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Author Topic: Impact Wrench and air compressor.  (Read 1059 times)

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Offline klaviator

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Impact Wrench and air compressor.
« on: January 23, 2017, 09:14:24 AM »
I have a cheap electric Impact wrench that works fine on smaller bolts but recently fell short when trying to remove the Countershaft sprocket nut on my Versys.  I thinking about getting a small air compressor and air impact wrench.  This is not something I'll be using very often so I don't want to spend a fortune.  On the other hand I don't want to go too cheap and getting something that doesn't do the job.  I looked at the last catalog Harbor Freight sent me.  They have 100PSI and 150 PSI compressors.  Is 100 enough or should I go 150?  How about the Impact wrench?  Is 700 FT=LBS enough or go for 1000+


Offline bblass

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Re: Impact Wrench and air compressor.
« Reply #1 on: January 23, 2017, 09:47:36 AM »
Anything over the 500 ft lbs on a bike is overkill and likely to get you in more trouble than it's worth. Be careful when buying harbor freight air tools especially when using them with a smaller compressor. They advertise crazy high abilities but those  usually require a compressor capable of very high air flow (5.0+CFM) and most home compressors aren't capable of that. You'll probably be ok for most jobs but if you find yourself needing your rattle gun to perform at near advertised levels you'll be very disappointed. 

Example, I've got a cheap 150 psi kobalt compressor and an ingressol rand rattle gun, a friend of mine has the harbor freight version. Using the same compressor on the same settings, my gun had no issue getting lug nuts off a tire that his was not capable of. The ingressol rand gun is built to tighter tolerances and is more efficient so it requires less CFM to function at a higher level than the harbor freight gun. It's also about $80 more. On a larger compressor, it probably wouldn't be an issue but few things are worse than having a tool that doesn't work like it's supposed to. YMMV...


Offline norton73

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Re: Impact Wrench and air compressor.
« Reply #2 on: January 23, 2017, 10:30:50 AM »
500 fl-lbs!

I need to start buying stock in helicoils.
:-)

Nothing on a motorcycle requires anything near that.  To remove a countershaftsproket, put the bike in gear, get someone to hold the rear brake pedal down and use a breaker bar.
If that doesn't remove it, you must have forgotten to undo the locking tab.
I have several airguns, air rachets, and torgue wrenches. I can only think of one place on any motorcycle I have ever worked on that required more than 100 ft-lbs, and that was to hold something on a taper.
Loose nut holding the handlebars

Offline klaviator

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Re: Impact Wrench and air compressor.
« Reply #3 on: January 23, 2017, 10:55:44 AM »
I couldn't get the nut off with a 2 foot long breaker bar.   My electric torque wrench claims 230 Ft lbs and it wouldn't budge it.  On the Versys forums some people said they got it loose with a really long breaker bar and it felt like something broke when it came loose.   My next project that will need an impact wrench is changing the Belt on my Majesty.  The Variator nut is much easier to get off with an impact wrench.  My electric impact wrench worked OK on my smaller scooters but I'm worried about it being enough on the Majesty.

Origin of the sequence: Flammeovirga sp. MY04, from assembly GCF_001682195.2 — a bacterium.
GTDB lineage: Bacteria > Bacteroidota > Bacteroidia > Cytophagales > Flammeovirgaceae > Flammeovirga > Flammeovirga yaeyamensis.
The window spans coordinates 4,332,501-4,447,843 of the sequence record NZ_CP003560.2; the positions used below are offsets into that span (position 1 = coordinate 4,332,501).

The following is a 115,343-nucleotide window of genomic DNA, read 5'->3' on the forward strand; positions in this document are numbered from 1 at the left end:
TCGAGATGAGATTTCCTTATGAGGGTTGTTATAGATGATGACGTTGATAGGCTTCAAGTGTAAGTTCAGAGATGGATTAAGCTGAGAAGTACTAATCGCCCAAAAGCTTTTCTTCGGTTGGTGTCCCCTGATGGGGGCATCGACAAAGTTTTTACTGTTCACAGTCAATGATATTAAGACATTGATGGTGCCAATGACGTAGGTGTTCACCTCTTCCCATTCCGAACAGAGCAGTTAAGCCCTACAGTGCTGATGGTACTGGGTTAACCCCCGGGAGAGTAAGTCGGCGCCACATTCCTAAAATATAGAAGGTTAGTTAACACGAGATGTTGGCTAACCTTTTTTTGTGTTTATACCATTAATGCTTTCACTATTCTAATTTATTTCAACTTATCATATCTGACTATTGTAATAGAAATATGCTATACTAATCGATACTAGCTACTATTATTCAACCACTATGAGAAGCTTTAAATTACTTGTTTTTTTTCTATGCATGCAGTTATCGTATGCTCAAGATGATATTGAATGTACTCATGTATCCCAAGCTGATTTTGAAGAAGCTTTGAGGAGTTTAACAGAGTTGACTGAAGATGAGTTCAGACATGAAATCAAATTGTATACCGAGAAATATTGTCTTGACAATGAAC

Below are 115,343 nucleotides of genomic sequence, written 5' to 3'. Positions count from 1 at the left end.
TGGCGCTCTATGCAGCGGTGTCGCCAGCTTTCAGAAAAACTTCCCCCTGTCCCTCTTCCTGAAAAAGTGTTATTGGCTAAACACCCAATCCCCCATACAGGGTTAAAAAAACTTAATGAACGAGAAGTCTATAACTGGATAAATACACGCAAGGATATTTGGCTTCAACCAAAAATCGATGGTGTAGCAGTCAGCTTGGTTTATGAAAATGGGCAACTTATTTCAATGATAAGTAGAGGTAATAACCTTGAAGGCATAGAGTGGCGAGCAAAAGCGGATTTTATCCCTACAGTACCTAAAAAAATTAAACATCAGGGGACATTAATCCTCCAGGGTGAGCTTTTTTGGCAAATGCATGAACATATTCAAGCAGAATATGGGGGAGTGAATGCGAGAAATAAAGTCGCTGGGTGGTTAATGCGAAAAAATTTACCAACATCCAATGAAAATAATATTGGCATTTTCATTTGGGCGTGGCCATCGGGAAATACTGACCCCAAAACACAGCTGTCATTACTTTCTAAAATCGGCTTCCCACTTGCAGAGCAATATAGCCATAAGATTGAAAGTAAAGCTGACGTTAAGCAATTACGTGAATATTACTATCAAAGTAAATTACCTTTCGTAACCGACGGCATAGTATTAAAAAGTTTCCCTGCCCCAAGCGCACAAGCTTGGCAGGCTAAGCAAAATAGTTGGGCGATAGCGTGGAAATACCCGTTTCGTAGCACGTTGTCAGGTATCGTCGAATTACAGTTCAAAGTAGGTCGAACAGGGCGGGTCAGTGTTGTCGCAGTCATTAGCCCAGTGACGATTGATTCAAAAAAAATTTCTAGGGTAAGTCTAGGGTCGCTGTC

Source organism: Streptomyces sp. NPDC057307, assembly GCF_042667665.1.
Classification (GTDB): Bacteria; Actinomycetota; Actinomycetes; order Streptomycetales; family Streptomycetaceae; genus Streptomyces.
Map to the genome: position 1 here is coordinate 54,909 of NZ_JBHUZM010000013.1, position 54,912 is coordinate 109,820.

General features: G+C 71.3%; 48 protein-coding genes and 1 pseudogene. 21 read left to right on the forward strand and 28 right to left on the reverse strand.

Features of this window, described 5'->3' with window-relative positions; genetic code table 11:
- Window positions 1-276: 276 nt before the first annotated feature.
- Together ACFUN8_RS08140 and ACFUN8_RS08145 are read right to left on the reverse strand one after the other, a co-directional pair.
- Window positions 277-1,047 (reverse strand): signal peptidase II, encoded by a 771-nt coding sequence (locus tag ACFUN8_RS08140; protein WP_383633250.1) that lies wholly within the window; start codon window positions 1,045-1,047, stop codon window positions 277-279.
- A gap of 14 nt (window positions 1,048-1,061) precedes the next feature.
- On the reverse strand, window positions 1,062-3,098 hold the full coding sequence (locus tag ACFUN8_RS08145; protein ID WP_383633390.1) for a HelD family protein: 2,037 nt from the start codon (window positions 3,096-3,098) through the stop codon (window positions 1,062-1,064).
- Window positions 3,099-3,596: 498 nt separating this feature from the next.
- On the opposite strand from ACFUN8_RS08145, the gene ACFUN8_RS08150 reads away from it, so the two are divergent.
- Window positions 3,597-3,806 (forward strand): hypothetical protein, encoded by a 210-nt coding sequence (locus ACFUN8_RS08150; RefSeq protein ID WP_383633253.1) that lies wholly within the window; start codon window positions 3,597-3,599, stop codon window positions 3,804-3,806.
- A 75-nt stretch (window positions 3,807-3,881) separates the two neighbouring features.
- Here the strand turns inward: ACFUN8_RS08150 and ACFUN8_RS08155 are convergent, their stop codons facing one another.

I talked to the service manager at Allsport about impact wrenches.  He said electric wrenches work fine on smaller bolts but air is needed for some larger bolts.  He also said that as long as the air compressor has an air tank then air flow isn't really an issue for an impact wrench.

I looked at the Harbor Freight catalog to get an idea of what's available.  I may or may not buy there.

Offline Nice Goat

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Re: Impact Wrench and air compressor.
« Reply #4 on: January 23, 2017, 10:57:13 AM »
I have a small Kobalt air compressor from Lowes.  It's 125-psi and has a small tank (<2 gallons).  Got it on sale for about $150, I think.  I only use it about twice per month, so I do not leave it plugged in.  Had it for several years with no problems.

I like Harbor Freight for cheap cast tools, but I would not buy anything from them that has moving parts.  Their tolerances are too wide.
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Offline Nice Goat

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Re: Impact Wrench and air compressor.
« Reply #5 on: January 23, 2017, 11:04:44 AM »
I couldn't get the nut off with a 2 foot long breaker bar.   My electric torque wrench claims 230 Ft lbs and it wouldn't budge it...

Don't feel bad.  When Kevin and I changed the sprockets on my Versys, his impact wrench could not get the counter-sprocket nut off of mine either.  And Kevin has a large air compressor and a quality impact wrench.  In the end, we had to resort to a 4-ft cheater bar, and I thought we had broken the shaft when it came loose.  But all was well.

I ended up changing my front sprocket again a few weeks later (didn't like the 1T increase I had tried) and the nut came off with no trouble the second time.  Didn't need an impact wrench or a cheater bar.
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Offline bblass

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Re: Impact Wrench and air compressor.
« Reply #6 on: January 23, 2017, 11:08:56 AM »
Keep in mind that when they say 230 ft lbs that is under completely optimum conditions and you probably won't see that. Peak break strength in my experiences is way lower than what's advertised on the box. Still, you want it to be strong enough to quickly break the bolt loose with minimal drama.